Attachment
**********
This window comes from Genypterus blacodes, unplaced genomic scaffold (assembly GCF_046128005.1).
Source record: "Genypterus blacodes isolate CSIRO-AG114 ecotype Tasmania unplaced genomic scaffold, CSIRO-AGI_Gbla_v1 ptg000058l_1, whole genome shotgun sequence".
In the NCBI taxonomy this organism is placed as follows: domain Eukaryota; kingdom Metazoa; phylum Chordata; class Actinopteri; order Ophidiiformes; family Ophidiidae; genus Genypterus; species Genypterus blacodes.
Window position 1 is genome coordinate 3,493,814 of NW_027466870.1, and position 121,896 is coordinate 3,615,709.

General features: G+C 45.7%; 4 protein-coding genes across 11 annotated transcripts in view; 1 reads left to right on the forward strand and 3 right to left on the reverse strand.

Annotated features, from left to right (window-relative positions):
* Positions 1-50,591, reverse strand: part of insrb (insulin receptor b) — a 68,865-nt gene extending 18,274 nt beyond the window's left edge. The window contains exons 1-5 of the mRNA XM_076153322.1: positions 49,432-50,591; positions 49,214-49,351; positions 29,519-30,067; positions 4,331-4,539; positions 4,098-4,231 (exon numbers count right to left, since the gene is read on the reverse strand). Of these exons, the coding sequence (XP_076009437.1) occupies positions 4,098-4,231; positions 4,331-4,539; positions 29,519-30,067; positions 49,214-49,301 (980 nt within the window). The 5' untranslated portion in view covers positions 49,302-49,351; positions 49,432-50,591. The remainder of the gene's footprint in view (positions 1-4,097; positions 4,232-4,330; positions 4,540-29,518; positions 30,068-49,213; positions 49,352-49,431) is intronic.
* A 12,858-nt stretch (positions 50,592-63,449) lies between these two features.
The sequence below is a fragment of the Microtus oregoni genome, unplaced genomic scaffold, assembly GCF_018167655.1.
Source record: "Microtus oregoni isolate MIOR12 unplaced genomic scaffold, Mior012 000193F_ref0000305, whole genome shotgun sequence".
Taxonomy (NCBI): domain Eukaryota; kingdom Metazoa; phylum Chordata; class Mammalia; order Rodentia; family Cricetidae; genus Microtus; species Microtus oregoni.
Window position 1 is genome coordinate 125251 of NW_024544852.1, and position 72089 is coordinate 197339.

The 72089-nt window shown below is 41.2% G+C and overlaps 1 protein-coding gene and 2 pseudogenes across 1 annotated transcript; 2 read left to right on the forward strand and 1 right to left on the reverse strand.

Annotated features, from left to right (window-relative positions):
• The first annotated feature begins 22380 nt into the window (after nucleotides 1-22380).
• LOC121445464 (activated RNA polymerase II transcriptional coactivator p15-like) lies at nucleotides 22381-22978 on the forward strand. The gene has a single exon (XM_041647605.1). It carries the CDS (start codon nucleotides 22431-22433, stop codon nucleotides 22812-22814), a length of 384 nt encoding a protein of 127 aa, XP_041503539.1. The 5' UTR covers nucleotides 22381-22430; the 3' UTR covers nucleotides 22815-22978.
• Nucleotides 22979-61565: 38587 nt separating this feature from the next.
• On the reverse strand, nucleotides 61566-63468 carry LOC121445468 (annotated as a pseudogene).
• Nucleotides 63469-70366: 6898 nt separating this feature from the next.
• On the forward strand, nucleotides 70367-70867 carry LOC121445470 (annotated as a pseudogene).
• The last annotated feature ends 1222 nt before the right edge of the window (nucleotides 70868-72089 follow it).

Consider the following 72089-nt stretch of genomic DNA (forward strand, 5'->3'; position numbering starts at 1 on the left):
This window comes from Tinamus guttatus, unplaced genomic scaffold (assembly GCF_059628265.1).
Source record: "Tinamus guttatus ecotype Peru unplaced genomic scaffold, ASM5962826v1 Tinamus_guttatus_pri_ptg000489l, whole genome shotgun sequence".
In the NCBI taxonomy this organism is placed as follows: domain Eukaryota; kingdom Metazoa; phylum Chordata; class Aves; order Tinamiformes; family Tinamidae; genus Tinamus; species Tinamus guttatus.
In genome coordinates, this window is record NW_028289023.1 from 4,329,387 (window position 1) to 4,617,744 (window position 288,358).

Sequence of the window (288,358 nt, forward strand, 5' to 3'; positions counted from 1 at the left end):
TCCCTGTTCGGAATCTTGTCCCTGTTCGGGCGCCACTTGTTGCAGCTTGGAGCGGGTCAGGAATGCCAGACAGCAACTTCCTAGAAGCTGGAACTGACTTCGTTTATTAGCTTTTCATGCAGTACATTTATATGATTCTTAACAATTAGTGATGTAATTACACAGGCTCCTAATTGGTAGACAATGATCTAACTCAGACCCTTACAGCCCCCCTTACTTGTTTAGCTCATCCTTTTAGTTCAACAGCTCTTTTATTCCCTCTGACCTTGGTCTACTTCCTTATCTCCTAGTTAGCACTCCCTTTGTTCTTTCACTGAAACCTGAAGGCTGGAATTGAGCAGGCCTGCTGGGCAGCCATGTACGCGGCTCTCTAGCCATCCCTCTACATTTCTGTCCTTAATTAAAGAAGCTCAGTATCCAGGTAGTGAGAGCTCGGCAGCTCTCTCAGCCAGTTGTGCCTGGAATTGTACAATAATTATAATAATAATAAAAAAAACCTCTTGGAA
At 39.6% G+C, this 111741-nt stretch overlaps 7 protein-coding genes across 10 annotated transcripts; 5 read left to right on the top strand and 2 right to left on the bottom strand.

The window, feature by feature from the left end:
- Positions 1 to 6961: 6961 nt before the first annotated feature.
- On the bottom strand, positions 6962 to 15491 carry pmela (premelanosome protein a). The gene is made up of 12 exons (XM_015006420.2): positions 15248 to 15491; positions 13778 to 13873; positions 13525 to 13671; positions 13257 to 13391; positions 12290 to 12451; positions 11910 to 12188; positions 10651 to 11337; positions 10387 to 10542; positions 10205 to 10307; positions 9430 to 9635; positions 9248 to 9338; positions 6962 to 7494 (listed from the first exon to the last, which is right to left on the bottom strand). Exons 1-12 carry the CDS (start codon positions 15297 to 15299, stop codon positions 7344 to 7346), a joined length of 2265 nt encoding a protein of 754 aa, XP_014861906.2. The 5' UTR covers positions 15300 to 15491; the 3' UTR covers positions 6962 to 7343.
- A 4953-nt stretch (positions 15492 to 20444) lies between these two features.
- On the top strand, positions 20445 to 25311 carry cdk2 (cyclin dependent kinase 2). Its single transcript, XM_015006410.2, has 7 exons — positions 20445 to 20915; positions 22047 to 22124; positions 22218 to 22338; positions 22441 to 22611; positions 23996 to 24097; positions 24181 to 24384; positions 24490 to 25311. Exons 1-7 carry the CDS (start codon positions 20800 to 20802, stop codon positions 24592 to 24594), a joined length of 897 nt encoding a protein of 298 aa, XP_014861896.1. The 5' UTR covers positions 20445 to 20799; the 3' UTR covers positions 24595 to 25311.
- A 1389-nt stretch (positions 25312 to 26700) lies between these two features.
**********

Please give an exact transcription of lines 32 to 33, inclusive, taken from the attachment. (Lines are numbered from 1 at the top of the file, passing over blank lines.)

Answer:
- On the bottom strand, positions 6962 to 15491 carry pmela (premelanosome protein a). The gene is made up of 12 exons (XM_015006420.2): positions 15248 to 15491; positions 13778 to 13873; positions 13525 to 13671; positions 13257 to 13391; positions 12290 to 12451; positions 11910 to 12188; positions 10651 to 11337; positions 10387 to 10542; positions 10205 to 10307; positions 9430 to 9635; positions 9248 to 9338; positions 6962 to 7494 (listed from the first exon to the last, which is right to left on the bottom strand). Exons 1-12 carry the CDS (start codon positions 15297 to 15299, stop codon positions 7344 to 7346), a joined length of 2265 nt encoding a protein of 754 aa, XP_014861906.2. The 5' UTR covers positions 15300 to 15491; the 3' UTR covers positions 6962 to 7343.
- A 4953-nt stretch (positions 15492 to 20444) lies between these two features.